Oh Heavens, How Ever Will ‘Downton Abbey’ Enter a ‘New Era’?

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Downton Abbey: A New Era (CREDIT: Ben Blackall/Focus Features)

Starring: Nathalie Baye, Hugh Bonneville, Samantha Bond, Laura Carmichael, Jim Carter, Raquel Cassidy, Paul Copley, Jonathan Coy, Brendan Coyle, Hugh Dancy, Michelle Dockery, Kevin Doyle, Michael Fox, Joanne Froggatt, Robert James-Collier, Harry Hadden-Paton, Laura Haddock, Sue Johnston, Allen Leech, Phyllis Logan, Alex MacQueen, Elizabeth McGovern, Sophie McShera, Tuppence Middleton, Lesly Nicol, Douglas Reith, David Robb, Maggie Smith, Imelda Staunton, Charlie Watson, Dominic West, Penelope Wilton, Jonathan Zaccaï

Director: Simon Curtis

Running Time: 125 Minutes

Rating: PG for Some Hints of Impropriety

Release Date: May 20, 2022 (Theaters)

In another area of my work outside this Movie Review Rat Race, I was recently working on a list of the Downton Abbey cast’s real-life romantic partners, which resulted in me becoming inexplicably excited for the latest cinematic excursion to the Crawley estate. I say “inexplicably” because I never watched an episode of the original TV series (though I did check in for the first movie). I certainly soaked up the Downton phenomenon through pop culture osmosis, as several of my family members were devoted viewers, and I bore witness to its not insignificant awards show presence. Meanwhile, several of its regulars have popped up in movies and shows that I have seen. Which is all to say, A New Era felt like a cozy trip back home for me, and I imagine that will be even more true for longtime fans.

It’s 1928, and epochal changes are afoot on both sides of the Atlantic. Downton is falling into disrepair, while thousands of miles away Hollywood is marching forward uneasily into the talkie era. These two stories collide when a film crew rents out the mansion to mount a massive silent production. Lady Mary (Michelle Dockery) stays behind and becomes sweet on the director (Hugh Dancy), while the rest of the family heads to the south of France and discovers some potentially life-altering secrets about their matriarch’s past. Each plot twist is reacted to like it’s the end of the world, then there’s a gentle reminder that all this drama isn’t worth overreacting to, the formula repeats, and that’s all part of the charm.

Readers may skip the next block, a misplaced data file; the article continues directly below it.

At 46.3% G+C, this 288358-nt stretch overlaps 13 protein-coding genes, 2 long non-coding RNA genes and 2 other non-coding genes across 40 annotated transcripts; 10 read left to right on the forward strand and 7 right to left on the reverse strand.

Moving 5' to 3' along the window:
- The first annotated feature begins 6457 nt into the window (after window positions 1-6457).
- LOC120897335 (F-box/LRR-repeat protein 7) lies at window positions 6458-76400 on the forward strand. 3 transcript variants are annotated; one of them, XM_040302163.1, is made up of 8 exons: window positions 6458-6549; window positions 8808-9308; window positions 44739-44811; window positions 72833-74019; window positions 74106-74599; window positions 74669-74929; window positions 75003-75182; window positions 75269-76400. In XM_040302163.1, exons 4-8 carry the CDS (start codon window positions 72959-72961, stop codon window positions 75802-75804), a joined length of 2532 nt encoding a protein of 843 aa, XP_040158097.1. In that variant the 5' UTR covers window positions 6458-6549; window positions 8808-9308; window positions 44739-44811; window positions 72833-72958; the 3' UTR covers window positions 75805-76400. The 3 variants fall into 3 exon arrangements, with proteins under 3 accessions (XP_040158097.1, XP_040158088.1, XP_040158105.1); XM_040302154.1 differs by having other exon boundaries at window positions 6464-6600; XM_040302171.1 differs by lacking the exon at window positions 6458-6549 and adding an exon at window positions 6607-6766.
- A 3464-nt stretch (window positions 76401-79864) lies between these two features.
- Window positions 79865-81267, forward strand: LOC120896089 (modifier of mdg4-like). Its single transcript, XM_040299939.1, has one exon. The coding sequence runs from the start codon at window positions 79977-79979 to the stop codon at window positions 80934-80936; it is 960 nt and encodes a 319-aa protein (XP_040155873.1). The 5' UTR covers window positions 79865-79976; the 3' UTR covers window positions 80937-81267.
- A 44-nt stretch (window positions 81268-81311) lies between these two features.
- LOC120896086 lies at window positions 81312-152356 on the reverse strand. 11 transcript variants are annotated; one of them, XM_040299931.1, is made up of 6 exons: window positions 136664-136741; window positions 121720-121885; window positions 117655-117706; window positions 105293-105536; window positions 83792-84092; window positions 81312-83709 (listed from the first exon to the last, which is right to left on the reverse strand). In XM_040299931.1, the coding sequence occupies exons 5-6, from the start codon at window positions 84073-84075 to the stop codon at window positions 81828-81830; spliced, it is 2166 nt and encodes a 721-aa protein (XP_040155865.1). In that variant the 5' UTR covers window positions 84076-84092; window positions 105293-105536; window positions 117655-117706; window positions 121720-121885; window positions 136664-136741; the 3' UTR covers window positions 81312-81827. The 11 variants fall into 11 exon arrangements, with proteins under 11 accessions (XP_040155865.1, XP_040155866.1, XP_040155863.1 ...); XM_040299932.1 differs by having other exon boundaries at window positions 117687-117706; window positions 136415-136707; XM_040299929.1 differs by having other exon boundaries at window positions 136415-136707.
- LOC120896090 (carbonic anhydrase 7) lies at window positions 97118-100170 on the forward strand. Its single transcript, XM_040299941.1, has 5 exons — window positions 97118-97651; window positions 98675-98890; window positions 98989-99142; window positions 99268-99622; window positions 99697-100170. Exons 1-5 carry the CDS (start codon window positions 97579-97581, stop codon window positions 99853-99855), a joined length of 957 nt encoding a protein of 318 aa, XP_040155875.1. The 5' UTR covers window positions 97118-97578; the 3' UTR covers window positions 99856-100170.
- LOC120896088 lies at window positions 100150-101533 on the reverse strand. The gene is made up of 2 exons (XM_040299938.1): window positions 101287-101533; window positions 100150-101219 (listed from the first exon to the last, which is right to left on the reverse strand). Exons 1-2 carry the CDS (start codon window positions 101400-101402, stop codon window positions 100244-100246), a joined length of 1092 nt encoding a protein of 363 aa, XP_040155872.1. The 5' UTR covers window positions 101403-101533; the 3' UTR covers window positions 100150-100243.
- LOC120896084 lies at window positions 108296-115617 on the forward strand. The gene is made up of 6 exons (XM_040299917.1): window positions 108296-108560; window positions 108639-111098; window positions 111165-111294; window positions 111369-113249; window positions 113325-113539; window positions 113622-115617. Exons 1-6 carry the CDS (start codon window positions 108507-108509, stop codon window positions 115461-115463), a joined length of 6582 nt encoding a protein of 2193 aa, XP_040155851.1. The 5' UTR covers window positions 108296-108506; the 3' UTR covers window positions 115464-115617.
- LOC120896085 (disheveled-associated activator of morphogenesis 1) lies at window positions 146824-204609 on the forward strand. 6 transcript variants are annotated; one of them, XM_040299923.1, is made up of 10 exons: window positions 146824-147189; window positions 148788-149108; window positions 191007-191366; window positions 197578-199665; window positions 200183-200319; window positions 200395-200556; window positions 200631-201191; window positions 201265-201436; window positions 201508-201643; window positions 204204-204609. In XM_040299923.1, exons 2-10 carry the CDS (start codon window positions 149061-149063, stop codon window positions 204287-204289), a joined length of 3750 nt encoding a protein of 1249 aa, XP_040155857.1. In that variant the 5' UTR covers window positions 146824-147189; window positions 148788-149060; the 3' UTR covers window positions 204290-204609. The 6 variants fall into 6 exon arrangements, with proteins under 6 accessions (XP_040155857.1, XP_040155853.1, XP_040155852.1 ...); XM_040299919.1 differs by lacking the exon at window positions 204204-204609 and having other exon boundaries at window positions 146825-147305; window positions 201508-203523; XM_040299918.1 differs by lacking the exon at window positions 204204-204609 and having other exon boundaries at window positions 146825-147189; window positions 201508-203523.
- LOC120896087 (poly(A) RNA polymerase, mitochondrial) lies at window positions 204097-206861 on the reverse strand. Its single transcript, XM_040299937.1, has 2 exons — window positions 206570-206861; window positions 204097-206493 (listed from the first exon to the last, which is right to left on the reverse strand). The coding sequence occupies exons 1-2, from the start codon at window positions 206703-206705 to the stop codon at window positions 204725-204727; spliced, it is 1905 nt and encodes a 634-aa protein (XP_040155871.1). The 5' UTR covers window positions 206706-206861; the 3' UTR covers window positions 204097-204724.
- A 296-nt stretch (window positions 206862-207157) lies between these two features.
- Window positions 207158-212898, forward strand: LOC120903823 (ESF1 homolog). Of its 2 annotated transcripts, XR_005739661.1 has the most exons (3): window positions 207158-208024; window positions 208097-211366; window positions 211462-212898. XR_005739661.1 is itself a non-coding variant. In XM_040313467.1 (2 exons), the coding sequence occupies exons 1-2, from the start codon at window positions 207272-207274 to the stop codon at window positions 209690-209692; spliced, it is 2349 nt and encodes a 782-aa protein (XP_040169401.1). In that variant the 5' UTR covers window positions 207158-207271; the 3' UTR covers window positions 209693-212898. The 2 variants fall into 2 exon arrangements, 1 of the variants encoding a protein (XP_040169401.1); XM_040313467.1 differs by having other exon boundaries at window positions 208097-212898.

That understated over-the-top approach is most fully embodied in the case of the Dowager Countess, with Maggie Smith still as adorably cutting as ever at 87. Everyone suspects that these may be her last days, and they all make a big to-do about it, while simultaneously insisting not to make a big to-do about it. Meanwhile, the Countess herself is as healthy and mentally sharp as the script needs her to be in one scene, while as unhealthy and close to death’s door in another scene as the dramatic stakes require. Really, though, we should all be so lucky to have such a coherent goodbye from a loved one. Downton Abbey is and always has been light and frothy, but it cares about its people.

Downton Abbey: A New Era is Recommended If You Like: Getting all worked up but then realizing that everything is perfectly fine, more or less

Grade: 3 out of 5 Talkies

Talking Dog Alert August 2019 Edition: ‘The Art of Racing in the Rain’ Review

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CREDIT: Doane Gregory/Twentieth Century Fox

Starring: Milo Ventimiglia, Kevin Costner, Amanda Seyfried, Kathy Baker, Martin Donovan, Gary Cole, McKinley Belcher II, Ryan Kiera Armstrong

Director: Simon Curtis

Running Time: 107 Minutes

Rating: PG for Doggy Messes

Release Date: August 9, 2019

The “racing” in The Art of Racing in the Rain refers to the Formula One circuit, but the real race is how fast Kevin Costner can get out all of his canine voiceover narration. There’s been a mini-explosion of talking dog (or rather, thinking-out-loud dog) movies lately, and this might be the most verbose one yet. Enzo the golden retriever wants to make sure that he fulfills all his familial duties, partly because he believes that being a good boy will help out where he ends up in his next life. If he’s good enough, he might even come back as a human, so that karmic balance sheet must be in the most tip-top shape possible. So he makes sure to explain to the audience everything that he must, and that means a heavy script burden for Costner, who keeps it laconic but also plenty dense. If the race to be the Best Cinematic Dog is measured in number of words, then Enzo takes it by the bone.

It’s nice that Enzo has it all figured out (or at least acts like he does) since much of the human interaction around him is infuriating. His owner Denny (Milo Ventimiglia) is an unfailingly sweet guy and devoted family man, but he gets things off on the wrong foot with his father-in-law Max (Martin Donovan), who makes just about no effort to deflate the tension. Max raises some legitimate concerns about Denny’s chosen profession on the track: it’s inherently dangerous, there’s little financial security, and it threatens to keep him away from his wife and daughter for long stretches of time. But Denny makes extra safety efforts and occasionally turns down races to specifically address these concerns. And one would hope that Max could put things in perspective when his daughter (Amanda Seyfried) is stricken with cancer. But instead he gets into a ludicrous custody battle with his son-in-law. This absurdity makes me wish that The Art of Racing in the Rain were filtered even more through Enzo’s outlook. His beliefs about reincarnation might not fit with everyone’s conception of existence, but they are a whole lot more sweetly satisfying than the machinations of fantastically stubborn in-laws.

The Art of Racing in the Rain is Recommended If You Like: A Dog’s Purpose, A Dog’s Journey, Watching old Formula One races

Grade: 2.5 out of 5 Laps